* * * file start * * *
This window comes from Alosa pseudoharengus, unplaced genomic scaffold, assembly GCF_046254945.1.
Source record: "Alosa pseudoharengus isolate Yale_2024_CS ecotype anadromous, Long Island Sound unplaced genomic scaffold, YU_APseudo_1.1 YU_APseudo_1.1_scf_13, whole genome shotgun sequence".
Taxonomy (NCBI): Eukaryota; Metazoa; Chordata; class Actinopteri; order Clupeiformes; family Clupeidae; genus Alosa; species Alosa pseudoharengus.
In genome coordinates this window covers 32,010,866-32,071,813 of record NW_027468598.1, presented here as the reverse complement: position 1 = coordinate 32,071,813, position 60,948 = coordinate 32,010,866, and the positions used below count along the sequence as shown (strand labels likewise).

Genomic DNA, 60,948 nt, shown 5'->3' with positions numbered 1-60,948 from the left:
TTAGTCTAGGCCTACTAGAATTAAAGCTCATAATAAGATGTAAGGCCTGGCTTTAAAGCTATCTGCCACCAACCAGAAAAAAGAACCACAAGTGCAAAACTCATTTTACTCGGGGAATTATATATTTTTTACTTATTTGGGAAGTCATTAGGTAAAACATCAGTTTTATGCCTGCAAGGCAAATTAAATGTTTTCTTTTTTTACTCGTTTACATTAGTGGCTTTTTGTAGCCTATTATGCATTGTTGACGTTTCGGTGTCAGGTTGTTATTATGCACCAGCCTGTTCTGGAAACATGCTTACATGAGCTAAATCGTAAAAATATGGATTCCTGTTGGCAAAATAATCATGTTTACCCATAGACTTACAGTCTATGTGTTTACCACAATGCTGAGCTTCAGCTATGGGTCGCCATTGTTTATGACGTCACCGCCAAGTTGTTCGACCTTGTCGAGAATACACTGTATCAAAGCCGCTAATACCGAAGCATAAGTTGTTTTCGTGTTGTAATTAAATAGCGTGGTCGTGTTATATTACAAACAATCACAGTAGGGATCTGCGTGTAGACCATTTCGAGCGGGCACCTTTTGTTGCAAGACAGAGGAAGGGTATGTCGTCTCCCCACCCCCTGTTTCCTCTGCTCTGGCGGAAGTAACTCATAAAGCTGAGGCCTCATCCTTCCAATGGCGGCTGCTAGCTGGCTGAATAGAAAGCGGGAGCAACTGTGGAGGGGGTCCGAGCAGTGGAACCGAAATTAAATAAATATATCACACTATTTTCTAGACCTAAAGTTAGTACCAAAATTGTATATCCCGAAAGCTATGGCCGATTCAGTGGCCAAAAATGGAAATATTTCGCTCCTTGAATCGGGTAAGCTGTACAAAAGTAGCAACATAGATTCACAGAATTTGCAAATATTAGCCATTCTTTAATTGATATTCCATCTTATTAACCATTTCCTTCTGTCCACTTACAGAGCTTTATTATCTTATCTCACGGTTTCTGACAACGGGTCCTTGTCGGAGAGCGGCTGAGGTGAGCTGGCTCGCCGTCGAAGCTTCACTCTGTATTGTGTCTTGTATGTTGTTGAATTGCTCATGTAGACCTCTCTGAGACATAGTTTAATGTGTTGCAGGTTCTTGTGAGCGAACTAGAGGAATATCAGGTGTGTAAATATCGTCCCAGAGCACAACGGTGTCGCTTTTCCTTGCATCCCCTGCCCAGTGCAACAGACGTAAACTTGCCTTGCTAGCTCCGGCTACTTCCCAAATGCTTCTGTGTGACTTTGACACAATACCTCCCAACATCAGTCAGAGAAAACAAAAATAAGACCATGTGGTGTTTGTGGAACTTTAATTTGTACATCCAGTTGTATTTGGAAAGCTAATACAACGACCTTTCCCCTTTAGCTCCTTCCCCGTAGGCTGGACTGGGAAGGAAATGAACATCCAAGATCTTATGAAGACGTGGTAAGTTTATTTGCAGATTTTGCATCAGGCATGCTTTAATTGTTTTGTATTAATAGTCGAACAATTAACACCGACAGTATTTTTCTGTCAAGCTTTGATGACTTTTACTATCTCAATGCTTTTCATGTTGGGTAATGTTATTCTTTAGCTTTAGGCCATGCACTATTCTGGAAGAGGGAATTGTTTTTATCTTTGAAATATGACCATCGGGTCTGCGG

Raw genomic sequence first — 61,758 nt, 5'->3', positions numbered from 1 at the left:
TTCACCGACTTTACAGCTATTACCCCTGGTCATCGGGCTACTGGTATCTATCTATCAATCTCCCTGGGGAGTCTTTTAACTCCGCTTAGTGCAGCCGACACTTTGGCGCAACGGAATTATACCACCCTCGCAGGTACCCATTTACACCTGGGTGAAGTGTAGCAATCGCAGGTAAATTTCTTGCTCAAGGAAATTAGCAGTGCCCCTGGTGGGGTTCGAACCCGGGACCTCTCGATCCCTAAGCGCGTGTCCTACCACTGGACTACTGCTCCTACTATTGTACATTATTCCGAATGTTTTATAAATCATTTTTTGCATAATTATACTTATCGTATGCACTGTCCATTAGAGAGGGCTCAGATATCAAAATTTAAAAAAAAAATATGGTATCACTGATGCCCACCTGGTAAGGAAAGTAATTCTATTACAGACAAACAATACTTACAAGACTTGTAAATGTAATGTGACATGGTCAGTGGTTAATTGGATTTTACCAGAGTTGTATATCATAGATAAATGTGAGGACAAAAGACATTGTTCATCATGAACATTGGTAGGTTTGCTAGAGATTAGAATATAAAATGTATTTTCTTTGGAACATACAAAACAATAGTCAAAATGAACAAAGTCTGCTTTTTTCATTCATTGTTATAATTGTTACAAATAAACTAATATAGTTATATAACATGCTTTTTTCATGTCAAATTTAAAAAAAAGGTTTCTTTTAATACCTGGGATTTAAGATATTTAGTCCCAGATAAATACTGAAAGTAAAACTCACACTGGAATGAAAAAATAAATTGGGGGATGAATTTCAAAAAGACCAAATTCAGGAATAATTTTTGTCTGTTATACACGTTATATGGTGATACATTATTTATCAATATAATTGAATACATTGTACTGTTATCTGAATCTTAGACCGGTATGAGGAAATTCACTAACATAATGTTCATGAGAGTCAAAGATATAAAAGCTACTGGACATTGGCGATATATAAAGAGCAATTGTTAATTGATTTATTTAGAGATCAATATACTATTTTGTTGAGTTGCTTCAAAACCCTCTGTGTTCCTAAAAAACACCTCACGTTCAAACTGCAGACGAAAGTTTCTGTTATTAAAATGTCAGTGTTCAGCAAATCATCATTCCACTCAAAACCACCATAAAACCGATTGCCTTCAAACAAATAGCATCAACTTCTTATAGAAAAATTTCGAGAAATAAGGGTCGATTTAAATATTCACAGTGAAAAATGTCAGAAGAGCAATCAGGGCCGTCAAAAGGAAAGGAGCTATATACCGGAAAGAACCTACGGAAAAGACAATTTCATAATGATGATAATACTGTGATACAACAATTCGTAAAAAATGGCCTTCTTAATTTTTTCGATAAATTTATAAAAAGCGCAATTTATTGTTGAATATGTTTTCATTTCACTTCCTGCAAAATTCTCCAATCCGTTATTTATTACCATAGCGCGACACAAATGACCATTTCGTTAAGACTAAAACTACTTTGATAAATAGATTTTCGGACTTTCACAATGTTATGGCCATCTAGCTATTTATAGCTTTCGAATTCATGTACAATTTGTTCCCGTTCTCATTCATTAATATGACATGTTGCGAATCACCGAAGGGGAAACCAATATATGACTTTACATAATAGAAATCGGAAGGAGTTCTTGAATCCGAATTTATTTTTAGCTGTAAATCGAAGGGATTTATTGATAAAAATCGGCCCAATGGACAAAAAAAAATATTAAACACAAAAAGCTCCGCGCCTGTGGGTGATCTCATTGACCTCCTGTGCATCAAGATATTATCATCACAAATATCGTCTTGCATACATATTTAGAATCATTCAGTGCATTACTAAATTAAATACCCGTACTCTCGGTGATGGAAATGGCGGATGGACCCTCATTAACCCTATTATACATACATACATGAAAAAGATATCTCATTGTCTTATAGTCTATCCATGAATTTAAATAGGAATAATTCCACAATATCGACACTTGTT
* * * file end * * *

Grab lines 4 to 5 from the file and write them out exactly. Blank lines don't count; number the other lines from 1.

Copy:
In genome coordinates this window covers 32,010,866-32,071,813 of record NW_027468598.1, presented here as the reverse complement: position 1 = coordinate 32,071,813, position 60,948 = coordinate 32,010,866, and the positions used below count along the sequence as shown (strand labels likewise).

Genomic DNA, 60,948 nt, shown 5'->3' with positions numbered 1-60,948 from the left: